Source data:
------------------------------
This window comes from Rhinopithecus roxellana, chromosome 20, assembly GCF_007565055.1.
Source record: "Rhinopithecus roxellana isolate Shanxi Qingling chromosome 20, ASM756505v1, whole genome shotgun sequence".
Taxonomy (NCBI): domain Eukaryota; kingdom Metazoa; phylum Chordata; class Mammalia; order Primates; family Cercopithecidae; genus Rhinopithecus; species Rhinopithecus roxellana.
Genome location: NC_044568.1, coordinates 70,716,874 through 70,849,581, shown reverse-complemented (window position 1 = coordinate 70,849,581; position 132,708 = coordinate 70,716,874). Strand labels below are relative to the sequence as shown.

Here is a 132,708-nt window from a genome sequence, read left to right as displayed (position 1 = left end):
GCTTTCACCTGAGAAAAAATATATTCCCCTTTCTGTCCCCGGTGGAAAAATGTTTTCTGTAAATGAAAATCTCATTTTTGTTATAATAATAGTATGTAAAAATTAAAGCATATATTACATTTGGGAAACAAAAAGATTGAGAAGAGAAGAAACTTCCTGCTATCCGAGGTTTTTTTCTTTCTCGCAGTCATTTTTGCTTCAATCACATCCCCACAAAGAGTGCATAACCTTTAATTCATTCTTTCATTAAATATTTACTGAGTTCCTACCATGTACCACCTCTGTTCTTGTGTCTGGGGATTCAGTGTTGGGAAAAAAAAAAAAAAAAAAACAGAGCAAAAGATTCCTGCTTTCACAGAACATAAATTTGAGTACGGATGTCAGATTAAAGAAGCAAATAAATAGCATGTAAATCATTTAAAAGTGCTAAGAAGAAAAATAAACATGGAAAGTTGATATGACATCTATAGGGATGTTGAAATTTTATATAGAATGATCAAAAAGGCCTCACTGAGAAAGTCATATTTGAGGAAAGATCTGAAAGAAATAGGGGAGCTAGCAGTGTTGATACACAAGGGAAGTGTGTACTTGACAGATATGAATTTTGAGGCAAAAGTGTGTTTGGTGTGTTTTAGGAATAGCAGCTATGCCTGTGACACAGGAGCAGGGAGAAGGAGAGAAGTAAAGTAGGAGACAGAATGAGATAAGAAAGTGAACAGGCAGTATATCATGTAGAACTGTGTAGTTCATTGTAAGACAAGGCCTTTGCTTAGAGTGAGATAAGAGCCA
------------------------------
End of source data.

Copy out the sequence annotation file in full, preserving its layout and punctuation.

This window comes from Rhinopithecus roxellana, chromosome 20, assembly GCF_007565055.1.
Source record: "Rhinopithecus roxellana isolate Shanxi Qingling chromosome 20, ASM756505v1, whole genome shotgun sequence".
Taxonomy (NCBI): domain Eukaryota; kingdom Metazoa; phylum Chordata; class Mammalia; order Primates; family Cercopithecidae; genus Rhinopithecus; species Rhinopithecus roxellana.
Genome location: NC_044568.1, coordinates 70,716,874 through 70,849,581, shown reverse-complemented (window position 1 = coordinate 70,849,581; position 132,708 = coordinate 70,716,874). Strand labels below are relative to the sequence as shown.

Here is a 132,708-nt window from a genome sequence, read left to right as displayed (position 1 = left end):
GCTTTCACCTGAGAAAAAATATATTCCCCTTTCTGTCCCCGGTGGAAAAATGTTTTCTGTAAATGAAAATCTCATTTTTGTTATAATAATAGTATGTAAAAATTAAAGCATATATTACATTTGGGAAACAAAAAGATTGAGAAGAGAAGAAACTTCCTGCTATCCGAGGTTTTTTTCTTTCTCGCAGTCATTTTTGCTTCAATCACATCCCCACAAAGAGTGCATAACCTTTAATTCATTCTTTCATTAAATATTTACTGAGTTCCTACCATGTACCACCTCTGTTCTTGTGTCTGGGGATTCAGTGTTGGGAAAAAAAAAAAAAAAAAAACAGAGCAAAAGATTCCTGCTTTCACAGAACATAAATTTGAGTACGGATGTCAGATTAAAGAAGCAAATAAATAGCATGTAAATCATTTAAAAGTGCTAAGAAGAAAAATAAACATGGAAAGTTGATATGACATCTATAGGGATGTTGAAATTTTATATAGAATGATCAAAAAGGCCTCACTGAGAAAGTCATATTTGAGGAAAGATCTGAAAGAAATAGGGGAGCTAGCAGTGTTGATACACAAGGGAAGTGTGTACTTGACAGATATGAATTTTGAGGCAAAAGTGTGTTTGGTGTGTTTTAGGAATAGCAGCTATGCCTGTGACACAGGAGCAGGGAGAAGGAGAGAAGTAAAGTAGGAGACAGAATGAGATAAGAAAGTGAACAGGCAGTATATCATGTAGAACTGTGTAGTTCATTGTAAGACAAGGCCTTTGCTTAGAGTGAGATAAGAGCCA